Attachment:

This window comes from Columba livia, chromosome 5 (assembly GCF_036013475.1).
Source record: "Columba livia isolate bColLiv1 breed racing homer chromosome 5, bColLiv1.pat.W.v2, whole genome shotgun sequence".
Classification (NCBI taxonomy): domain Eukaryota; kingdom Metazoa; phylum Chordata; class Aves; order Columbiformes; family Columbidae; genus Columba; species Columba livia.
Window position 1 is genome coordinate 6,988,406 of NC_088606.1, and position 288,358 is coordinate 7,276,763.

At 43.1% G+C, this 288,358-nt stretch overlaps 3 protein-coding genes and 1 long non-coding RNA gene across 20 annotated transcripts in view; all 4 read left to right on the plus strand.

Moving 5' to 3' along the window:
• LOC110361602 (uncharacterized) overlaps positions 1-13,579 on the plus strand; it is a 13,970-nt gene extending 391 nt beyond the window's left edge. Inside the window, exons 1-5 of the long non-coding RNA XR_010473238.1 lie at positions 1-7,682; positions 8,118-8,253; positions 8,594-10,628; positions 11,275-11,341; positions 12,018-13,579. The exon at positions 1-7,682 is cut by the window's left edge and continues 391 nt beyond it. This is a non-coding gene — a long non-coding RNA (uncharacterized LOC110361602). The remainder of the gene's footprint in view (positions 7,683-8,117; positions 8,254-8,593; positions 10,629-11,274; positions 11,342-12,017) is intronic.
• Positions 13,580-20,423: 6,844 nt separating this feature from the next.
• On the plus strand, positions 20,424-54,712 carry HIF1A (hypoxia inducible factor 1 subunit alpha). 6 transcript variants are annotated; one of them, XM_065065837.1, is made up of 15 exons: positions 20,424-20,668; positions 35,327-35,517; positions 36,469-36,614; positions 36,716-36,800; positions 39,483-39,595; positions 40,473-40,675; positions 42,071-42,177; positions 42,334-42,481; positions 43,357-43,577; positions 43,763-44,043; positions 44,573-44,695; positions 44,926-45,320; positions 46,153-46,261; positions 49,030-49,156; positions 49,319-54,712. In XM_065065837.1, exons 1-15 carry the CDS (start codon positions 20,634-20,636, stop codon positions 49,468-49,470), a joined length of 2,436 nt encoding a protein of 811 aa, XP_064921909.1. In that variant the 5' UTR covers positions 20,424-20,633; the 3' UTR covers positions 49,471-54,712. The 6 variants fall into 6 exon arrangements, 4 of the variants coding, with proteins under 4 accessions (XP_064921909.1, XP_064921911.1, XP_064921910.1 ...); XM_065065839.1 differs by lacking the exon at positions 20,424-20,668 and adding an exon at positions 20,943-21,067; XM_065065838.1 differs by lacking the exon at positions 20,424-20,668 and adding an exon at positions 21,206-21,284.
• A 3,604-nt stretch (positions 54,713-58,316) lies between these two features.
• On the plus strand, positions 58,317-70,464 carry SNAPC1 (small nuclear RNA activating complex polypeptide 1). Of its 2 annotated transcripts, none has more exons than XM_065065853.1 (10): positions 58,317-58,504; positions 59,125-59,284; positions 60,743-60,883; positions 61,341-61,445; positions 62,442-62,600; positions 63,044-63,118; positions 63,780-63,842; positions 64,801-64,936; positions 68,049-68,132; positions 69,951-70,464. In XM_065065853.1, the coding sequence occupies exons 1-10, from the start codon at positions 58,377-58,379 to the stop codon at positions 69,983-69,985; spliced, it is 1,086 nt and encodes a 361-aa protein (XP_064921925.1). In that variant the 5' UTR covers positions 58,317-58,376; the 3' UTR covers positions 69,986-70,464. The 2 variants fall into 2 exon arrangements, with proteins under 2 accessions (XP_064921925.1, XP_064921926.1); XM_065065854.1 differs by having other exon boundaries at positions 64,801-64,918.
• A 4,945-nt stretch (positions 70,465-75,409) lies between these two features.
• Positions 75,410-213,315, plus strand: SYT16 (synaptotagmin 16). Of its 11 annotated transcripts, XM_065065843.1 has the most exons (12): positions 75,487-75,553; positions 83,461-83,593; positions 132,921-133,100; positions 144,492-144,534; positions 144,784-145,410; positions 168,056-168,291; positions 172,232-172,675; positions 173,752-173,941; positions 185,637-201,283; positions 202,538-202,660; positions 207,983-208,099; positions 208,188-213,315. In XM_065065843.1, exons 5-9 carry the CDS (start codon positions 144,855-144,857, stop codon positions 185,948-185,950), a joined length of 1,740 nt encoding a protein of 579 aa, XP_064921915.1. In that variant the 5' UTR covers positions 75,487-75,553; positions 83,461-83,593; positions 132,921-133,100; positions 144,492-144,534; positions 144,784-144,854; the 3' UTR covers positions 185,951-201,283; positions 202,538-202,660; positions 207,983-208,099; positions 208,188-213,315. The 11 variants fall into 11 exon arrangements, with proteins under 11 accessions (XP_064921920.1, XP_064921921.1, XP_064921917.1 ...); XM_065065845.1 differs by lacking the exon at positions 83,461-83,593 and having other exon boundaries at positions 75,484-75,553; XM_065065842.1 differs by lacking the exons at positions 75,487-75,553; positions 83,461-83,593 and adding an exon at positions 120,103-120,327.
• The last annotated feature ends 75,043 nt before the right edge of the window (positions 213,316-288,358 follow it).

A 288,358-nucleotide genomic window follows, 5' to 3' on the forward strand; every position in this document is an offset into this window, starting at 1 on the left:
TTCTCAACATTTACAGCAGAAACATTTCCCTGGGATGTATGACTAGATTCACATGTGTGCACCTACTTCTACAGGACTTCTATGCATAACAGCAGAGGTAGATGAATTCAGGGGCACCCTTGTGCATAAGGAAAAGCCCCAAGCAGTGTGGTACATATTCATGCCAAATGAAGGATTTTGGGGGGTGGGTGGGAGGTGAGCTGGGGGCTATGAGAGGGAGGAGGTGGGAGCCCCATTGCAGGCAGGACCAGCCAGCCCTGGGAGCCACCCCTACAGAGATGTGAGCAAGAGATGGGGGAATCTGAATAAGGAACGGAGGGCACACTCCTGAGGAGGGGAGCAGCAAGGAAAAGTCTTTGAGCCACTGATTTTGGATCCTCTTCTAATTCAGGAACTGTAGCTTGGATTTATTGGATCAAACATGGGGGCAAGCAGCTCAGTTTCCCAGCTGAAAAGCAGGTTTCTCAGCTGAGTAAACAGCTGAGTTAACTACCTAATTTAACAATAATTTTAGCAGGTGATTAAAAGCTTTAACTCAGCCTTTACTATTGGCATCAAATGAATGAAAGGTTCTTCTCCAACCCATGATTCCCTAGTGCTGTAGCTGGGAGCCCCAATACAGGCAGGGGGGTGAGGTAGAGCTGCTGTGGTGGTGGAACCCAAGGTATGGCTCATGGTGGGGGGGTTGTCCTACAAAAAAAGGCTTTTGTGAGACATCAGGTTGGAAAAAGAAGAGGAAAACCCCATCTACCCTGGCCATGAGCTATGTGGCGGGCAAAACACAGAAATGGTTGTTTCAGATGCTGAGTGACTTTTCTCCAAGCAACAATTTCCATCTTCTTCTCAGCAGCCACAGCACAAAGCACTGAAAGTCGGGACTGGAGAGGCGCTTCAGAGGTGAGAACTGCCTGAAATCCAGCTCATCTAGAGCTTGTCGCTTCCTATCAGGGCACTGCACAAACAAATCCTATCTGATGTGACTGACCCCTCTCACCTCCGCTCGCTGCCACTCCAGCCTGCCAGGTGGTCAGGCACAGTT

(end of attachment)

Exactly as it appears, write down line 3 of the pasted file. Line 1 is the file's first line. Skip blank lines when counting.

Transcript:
Classification (NCBI taxonomy): domain Eukaryota; kingdom Metazoa; phylum Chordata; class Aves; order Columbiformes; family Columbidae; genus Columba; species Columba livia.